Dolan stresses that routine prenatal care is important for all pregnant women – whether or not they are at risk for Zika virus. "Most women have an ultrasound at 18 to 20 weeks to look at the fetal anatomy, and you should make sure you have that no matter what," she says. "It's early to identify growth issues [like microcephaly], but it doesn't mean you couldn't see something at that point."
Talk to your doctor about scheduling additional ultrasounds throughout your pregnancy to closely monitor your baby's development. If your doctor finds evidence of possible microcephaly, you can have an amniocentesis (after 15 weeks of pregnancy) to test for the Zika virus in the fluid around your baby.
For women who have traveled to an affected country and have symptoms
Anyone (pregnant or not) who has at least two symptoms of Zika and has traveled to an affected country in the last two weeks should see a doctor. Other mosquito-borne illnesses, like dengue fever and chikungunya, can cause similar symptoms, and doctors are advised to evaluate patients for all three diseases.
If you're pregnant and have symptoms, your doctor should give you a blood test for the Zika virus during the first week you feel ill. Follow the same recommendations for an ultrasound at 18 to 20 weeks, and talk to your doctor about scheduling additional tests to monitor the pregnancy as well. Keep in mind that growth problems often aren't noticeable until the third trimester.
"One of the biggest concerns is that we don't have a vaccine. We don't have a treatment," says Dolan. "So while early diagnosis and early identification [are] important, we are still going to need to understand what this means for these children and what we can actually do."
Precaution is key
If you're pregnant or are trying to get pregnant and you have a trip planned to an affected country, consider postponing it. "The CDC advises this out of an abundance of caution, and most travel clinics and medical organizations are following suit," says Chen. Several airlines and cruise companies are even issuing refunds to pregnant customers or allowing them to change their itineraries without a fee.
If you have to travel to these areas, protect yourself from mosquitoes by wearing long-sleeved shirts and long pants, using an EPA-registered insect repellent, and sleeping in rooms with screens or air-conditioning. (According to the CDC, insect repellents containing DEET, picaridin, and IR3535 are safe for pregnant women when used as directed.)
Taking precautions against mosquito bites is a good strategy even in the United States, says Chen. Even though Zika isn't circulating here yet, health officials predict it will reach southern and mid-Atlantic states. Florida has even declared a state of emergency to ramp up mosquito prevention efforts to try to stay ahead of a potential outbreak.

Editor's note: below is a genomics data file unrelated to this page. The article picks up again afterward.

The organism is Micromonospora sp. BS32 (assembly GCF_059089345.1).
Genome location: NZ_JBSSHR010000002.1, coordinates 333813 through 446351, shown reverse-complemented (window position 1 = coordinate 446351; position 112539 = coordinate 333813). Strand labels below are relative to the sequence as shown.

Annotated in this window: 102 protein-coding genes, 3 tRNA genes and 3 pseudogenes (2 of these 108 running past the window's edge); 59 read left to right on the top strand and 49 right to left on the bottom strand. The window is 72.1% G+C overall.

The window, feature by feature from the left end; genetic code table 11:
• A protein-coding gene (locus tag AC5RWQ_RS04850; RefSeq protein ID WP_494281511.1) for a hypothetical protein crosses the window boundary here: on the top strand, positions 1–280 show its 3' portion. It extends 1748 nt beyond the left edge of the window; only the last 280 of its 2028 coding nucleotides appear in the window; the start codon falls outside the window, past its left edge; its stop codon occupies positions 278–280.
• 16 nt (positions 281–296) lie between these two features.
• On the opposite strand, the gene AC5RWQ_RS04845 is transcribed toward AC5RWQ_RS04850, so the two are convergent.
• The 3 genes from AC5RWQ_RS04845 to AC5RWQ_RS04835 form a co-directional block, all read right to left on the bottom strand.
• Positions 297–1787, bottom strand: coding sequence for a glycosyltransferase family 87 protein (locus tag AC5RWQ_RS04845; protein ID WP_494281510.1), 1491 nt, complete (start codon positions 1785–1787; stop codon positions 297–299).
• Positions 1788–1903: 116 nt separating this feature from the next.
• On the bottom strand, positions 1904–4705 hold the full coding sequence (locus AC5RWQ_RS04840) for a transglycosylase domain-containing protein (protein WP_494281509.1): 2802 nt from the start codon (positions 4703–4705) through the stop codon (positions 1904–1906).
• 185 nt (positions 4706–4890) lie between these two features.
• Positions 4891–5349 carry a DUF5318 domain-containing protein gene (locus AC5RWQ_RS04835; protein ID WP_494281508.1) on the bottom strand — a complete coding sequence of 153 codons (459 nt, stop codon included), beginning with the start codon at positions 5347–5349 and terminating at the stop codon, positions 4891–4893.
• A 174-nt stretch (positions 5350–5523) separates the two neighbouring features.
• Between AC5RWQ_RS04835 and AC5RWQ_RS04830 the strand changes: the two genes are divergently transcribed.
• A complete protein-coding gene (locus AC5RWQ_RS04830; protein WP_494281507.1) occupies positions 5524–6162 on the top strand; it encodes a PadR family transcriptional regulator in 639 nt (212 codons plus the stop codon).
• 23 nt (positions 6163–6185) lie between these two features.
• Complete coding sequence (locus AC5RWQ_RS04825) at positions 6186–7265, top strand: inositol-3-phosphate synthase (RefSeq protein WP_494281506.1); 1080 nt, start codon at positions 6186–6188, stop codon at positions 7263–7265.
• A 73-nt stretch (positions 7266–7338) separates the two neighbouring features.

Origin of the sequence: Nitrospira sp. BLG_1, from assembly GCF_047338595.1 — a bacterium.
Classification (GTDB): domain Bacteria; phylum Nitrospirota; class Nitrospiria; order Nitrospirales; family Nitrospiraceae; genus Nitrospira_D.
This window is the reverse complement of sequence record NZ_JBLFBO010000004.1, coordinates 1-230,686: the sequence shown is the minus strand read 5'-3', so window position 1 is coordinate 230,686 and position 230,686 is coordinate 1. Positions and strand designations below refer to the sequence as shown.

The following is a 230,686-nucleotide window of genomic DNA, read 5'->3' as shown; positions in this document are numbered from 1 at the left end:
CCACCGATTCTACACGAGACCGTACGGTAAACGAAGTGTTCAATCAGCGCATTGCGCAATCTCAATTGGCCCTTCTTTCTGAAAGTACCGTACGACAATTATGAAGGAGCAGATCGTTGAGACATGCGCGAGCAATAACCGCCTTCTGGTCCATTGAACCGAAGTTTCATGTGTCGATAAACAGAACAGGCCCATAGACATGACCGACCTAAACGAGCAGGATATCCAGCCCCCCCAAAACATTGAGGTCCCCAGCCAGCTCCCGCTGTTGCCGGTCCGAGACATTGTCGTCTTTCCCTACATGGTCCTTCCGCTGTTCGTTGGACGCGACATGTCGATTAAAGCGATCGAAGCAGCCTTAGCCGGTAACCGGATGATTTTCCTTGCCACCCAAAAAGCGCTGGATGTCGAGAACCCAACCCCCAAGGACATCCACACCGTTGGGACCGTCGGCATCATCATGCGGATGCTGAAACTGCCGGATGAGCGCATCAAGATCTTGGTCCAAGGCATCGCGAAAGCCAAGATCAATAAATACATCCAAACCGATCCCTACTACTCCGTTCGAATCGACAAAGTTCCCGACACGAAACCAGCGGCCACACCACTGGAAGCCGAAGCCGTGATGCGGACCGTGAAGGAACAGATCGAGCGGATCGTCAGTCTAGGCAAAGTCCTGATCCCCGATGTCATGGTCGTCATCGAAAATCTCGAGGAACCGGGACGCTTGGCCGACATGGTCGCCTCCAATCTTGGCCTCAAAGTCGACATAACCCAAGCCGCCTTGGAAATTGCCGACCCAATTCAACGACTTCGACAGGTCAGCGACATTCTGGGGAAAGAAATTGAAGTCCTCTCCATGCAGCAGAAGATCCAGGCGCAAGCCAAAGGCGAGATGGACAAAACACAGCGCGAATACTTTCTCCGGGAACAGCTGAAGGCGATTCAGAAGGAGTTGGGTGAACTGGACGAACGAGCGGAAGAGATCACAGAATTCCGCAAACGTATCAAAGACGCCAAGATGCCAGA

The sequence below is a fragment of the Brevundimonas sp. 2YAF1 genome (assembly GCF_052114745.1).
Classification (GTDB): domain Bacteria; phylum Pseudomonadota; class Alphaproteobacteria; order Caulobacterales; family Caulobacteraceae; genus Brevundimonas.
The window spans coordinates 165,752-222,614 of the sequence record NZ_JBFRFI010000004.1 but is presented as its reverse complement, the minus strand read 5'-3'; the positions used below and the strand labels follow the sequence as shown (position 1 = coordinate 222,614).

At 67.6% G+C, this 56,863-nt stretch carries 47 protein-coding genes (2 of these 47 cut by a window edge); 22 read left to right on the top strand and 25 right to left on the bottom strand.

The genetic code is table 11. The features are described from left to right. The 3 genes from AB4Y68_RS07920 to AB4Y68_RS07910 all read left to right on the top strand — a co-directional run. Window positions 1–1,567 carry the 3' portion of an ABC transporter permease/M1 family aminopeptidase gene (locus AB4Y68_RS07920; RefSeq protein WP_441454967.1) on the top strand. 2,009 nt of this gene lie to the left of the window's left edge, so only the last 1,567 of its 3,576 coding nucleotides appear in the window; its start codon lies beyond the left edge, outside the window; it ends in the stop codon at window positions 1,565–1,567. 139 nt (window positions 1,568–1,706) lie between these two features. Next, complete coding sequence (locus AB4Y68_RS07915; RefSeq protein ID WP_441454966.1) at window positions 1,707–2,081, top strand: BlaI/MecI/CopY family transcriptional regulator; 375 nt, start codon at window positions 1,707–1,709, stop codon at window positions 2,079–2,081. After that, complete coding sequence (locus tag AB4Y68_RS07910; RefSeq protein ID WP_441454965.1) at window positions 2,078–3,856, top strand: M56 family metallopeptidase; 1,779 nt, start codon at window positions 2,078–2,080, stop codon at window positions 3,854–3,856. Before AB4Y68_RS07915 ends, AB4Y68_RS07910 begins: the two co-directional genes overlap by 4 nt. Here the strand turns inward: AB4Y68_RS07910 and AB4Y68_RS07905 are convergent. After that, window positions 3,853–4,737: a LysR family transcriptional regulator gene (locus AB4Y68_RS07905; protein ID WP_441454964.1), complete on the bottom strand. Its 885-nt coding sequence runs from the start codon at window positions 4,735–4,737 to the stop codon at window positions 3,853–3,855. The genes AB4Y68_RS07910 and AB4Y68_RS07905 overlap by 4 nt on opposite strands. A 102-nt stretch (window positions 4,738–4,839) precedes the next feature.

"There is a small possibility of an outbreak here in the United States, but I think it is unlikely because the health authorities and public health infrastructure here is such that these locations are very aware and taking a lot of precautions to control mosquitoes," says Chen. "At this point, wearing repellent and making sure there are no containers of standing water around your home is really the best advice we have for people living where mosquitoes are active."
Dolan agrees. "Mosquito precautions definitely should be undertaken – not to create hysteria or panic, but because these efforts are easy to do and they're going to maximize your potential to have a healthy pregnancy," she says. "There's no downside, and at the very least it can give you a little peace of mind."
Staying up to date
The news on Zika is constantly changing, but the CDC's web page is updated regularly. There you can find travel advisories, guidelines for pregnant women, and the latest tally of countries and areas affected by the disease.
The World Health Organization also provides information about Zika virus around the world, although it has not gone as far as the CDC in recommending that pregnant women change their travel plans.
You can also find helpful information about mosquito prevention and current risk levels on your state's Department of Health website, especially if you live in a state where mosquito-borne diseases are common.
Staying in touch with these resources can give you reliable information and help you keep your risk of Zika virus in perspective.
"Overall, if you've traveled to those areas or if you have travel in your future, it's worth really thinking about," says Dolan. "But if you are in a place that hasn't had exposure, Zika shouldn't be too high on your list of things to worry about. Taking your folic acid and getting to all of your appointments are the things that are really going to affect your pregnancy outcome."
If you are worrying about the Zika virus constantly (whether or not you may have been exposed), these tips on how to manage Anxiety About Zika During Pregnancy can help you manage your anxieties and get support if necessary.